True to form, van Hove attempts no period or Italian  setting, but in the great bleak stage gives us a  block bar counter, a treadmill insert for Gino to keep trying to run away on, and a bath for Hannah to strip off into, and for the men to shave at in a combative manner. Oh, and  hanging overhead, ready to emit sparks, deafening engine noises and a cataclysmic oil leak , there’s a whole lorry engine which travels up and down on wires. Looming over them. The lorry is in the plot, but one darkly suspects that its suspension overhead has something symbolic to do with Sophoclean nemesis.
 
Halina Reijn is good as the tempestuous, changeably cautious love object, and van Aschat as Joseph convincingly patronises his wife and  belts out the Di Provenza bass aria from La Traviata shortly before getting lorry-murdered.   An  unusually helpful corpse, he then has to mop up the oil-leak mess while the guilty pair scrub one anothers’ beautiful backs. I think that’s symbolic too.

 
But to be honest, for all the aesthetics, the sustained Van-Hovery is as tiresome as it is inventive. So the 105-minute evening stands or falls on Jude Law alone. Fortunately, he is magnificent, and somehow snatches from the overweening directorial pretensions a genuinely felt performance of young Gino’s passion, poverty, damaged emotional confusion, baffled remorse and mournful yearning for the simplicities of the road. From his first seductive swaggering entrance, playing the mouth organ rather badly, to the obsessive need and rage and tragic grandeur of his fate Law moves through the slow, portentous interpretation like an actual human being, restrained and strong and heartfelt. Two of the mice are for him alone.

 

 

Box Office : http://www.barbican.org.uk to 20 may
then touring Vienna, Amsterdam, Luxembourg
NT Live in cinemas Thurs 11 May

rating  three 3 Meece Rating

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WHISPER HOUSE The Other Palace SW1

GHOSTS OF WAR AND SHIPWRECK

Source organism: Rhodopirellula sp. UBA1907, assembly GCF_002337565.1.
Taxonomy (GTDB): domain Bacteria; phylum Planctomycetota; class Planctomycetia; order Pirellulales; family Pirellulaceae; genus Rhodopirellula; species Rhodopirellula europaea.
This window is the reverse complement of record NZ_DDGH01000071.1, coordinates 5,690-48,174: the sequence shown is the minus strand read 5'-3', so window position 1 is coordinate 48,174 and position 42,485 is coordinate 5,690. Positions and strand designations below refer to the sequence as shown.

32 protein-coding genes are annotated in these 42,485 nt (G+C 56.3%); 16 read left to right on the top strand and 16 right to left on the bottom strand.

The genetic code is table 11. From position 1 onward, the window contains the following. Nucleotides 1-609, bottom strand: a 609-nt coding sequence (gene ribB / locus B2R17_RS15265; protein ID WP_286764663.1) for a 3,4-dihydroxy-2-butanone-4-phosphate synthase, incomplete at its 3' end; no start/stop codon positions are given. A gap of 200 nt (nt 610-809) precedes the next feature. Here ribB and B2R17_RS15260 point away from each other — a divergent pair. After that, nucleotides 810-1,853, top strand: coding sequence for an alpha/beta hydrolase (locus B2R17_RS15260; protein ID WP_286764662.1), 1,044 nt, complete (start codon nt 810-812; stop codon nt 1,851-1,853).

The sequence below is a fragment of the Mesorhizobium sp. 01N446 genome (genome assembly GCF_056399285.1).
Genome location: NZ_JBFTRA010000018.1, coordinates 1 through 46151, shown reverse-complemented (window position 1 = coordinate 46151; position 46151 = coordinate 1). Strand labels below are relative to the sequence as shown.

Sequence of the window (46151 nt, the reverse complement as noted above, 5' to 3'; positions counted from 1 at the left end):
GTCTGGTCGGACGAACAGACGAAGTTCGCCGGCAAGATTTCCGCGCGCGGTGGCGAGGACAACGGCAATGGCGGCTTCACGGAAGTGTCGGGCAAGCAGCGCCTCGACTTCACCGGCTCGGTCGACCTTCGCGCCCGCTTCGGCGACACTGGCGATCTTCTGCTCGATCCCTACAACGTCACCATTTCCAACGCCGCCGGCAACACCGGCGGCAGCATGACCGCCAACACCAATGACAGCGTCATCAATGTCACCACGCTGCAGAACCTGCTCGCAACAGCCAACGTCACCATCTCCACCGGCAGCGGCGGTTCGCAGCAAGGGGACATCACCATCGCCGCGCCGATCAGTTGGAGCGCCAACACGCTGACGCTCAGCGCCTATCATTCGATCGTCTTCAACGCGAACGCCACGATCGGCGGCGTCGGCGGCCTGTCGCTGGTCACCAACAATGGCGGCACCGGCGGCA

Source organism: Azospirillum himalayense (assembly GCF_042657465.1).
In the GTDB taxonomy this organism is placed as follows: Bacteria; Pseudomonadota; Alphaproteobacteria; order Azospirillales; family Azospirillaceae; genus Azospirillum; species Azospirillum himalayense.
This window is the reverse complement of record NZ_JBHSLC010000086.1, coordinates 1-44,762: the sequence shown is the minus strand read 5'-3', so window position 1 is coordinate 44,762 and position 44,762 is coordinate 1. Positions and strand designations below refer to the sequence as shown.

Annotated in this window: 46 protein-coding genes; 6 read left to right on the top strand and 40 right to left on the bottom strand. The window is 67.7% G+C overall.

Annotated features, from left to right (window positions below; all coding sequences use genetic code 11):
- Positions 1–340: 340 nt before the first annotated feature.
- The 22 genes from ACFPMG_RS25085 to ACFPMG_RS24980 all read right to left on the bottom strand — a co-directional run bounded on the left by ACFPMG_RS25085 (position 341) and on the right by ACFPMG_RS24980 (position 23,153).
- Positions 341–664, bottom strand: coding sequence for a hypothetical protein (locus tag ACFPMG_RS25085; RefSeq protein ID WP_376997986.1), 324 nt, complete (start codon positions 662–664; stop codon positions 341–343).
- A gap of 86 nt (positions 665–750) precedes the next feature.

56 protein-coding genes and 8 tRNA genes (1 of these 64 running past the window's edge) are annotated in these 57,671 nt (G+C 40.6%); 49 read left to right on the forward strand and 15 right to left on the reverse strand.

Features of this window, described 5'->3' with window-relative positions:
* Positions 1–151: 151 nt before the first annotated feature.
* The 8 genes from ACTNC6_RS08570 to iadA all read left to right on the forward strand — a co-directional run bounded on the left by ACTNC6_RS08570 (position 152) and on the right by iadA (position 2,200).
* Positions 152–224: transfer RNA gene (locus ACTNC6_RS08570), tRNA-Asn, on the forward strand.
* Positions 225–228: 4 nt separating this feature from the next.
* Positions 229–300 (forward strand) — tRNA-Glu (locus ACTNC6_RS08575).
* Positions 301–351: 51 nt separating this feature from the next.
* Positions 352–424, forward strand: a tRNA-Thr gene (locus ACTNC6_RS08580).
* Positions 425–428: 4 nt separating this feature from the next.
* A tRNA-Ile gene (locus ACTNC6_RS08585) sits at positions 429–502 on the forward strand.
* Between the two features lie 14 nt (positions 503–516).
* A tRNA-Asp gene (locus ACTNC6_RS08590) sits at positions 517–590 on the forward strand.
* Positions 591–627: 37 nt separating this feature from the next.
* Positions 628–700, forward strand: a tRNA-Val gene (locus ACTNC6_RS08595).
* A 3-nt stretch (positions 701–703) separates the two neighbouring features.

“When all the world’s at war, it’s better to be dead”. Pallid pessimistic ghosts roam around a lonely Maine lighthouse in WW2, with heaving sepia seas behind (Mark Holthusen’s projections are ace, atmospheric, and so is Andrew W Riley’s circular pit of a set). The two disaffected phantoms roam around  singing , between the two halves of the band, and serve as narrators, when not looming over the other dramatis personae like singing Dementors, or luring  the young hero Christopher onto the causeway to drown.
 

He is a doughty child (a fine debut on press night for Stanley Jarvis, sharing the role with Fisher Costello-Rose) . He has lost his airman father, his Mum is in an asylum after trying to drown herself, so he is sent to live in the lighthouse with his curmudgeonly club-footed Aunt Lily who “isn’t used to children ” . She has a dark sad secret sin in her past which the ghosts understand daily resent, and puts cod liver oil in the boy’s  porridge. The ghosts have it in for him too,  and howl in his little ears in his bed as the seagulls shriek and the waves roar, Gothically moaning in mid-market rock “If this doesn’t terrify you, it should”.
 

 

So here’s a rock-opera cross between Turn of The Screw and Silas Marner, with – as it turns out – a dash of The Go-Between. For little Christopher is a patriot, determined to do his duty and tell inconvenient truths to the simple hearted sheriff . Which is awkward, since Lily”s longtime assistant and friend is a tall, kindly Mr Yasuhiro, who before long she is ordered to give up as a potential spy an enemy alien. The friendship between the pair – gentle giant Nicholas Goh beautifully restrained, and Dianne Pilkington, gruff and enduring – is the psychologically solid anchor of the story, though needs more work in the script.
The plot thickens,  quite satisfyingly, before a dramatic U- boat bombing, fight, ghost-drowning in smoke, and a resolution happy enough to make is safe enough to bring any child old enough to see Goodnight Mr Tom.  Actually, for an early taste of rock musicals, it’d be ideal.  Tickets go down to £ 15.